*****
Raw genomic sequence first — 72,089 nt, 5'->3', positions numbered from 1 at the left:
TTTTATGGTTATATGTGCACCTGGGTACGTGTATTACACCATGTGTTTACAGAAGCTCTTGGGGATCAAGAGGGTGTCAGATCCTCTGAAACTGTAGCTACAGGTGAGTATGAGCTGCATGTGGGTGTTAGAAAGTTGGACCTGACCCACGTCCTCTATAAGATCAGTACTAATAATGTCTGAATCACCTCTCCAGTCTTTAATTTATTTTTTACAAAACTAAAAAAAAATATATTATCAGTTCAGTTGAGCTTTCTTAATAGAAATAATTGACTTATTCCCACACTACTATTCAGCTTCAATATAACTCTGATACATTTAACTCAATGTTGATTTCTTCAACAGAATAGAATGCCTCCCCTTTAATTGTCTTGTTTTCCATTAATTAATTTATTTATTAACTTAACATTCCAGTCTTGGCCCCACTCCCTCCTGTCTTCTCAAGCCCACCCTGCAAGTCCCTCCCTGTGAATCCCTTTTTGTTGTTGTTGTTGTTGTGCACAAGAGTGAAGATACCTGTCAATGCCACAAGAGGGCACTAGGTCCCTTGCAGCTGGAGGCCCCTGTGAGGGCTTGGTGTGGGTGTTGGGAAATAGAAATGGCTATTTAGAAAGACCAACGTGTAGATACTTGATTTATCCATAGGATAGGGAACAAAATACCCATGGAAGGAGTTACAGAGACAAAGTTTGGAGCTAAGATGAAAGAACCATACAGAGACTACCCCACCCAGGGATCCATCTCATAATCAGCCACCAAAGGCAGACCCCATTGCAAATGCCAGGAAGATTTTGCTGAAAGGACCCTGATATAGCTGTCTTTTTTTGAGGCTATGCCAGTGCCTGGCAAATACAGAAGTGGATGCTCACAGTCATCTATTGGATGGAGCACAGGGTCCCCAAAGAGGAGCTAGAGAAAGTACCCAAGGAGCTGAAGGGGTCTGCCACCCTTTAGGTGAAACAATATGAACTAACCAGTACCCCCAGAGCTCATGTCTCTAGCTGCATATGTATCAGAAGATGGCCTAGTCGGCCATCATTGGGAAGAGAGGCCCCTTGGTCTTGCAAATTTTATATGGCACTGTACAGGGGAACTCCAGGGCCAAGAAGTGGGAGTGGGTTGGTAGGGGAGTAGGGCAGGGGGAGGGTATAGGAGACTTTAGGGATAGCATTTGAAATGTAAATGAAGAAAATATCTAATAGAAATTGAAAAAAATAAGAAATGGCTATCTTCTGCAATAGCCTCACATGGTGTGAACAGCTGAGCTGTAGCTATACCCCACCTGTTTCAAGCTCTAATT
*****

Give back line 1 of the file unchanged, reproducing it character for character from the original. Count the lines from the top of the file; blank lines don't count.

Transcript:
Raw genomic sequence first — 72,089 nt, 5'->3', positions numbered from 1 at the left: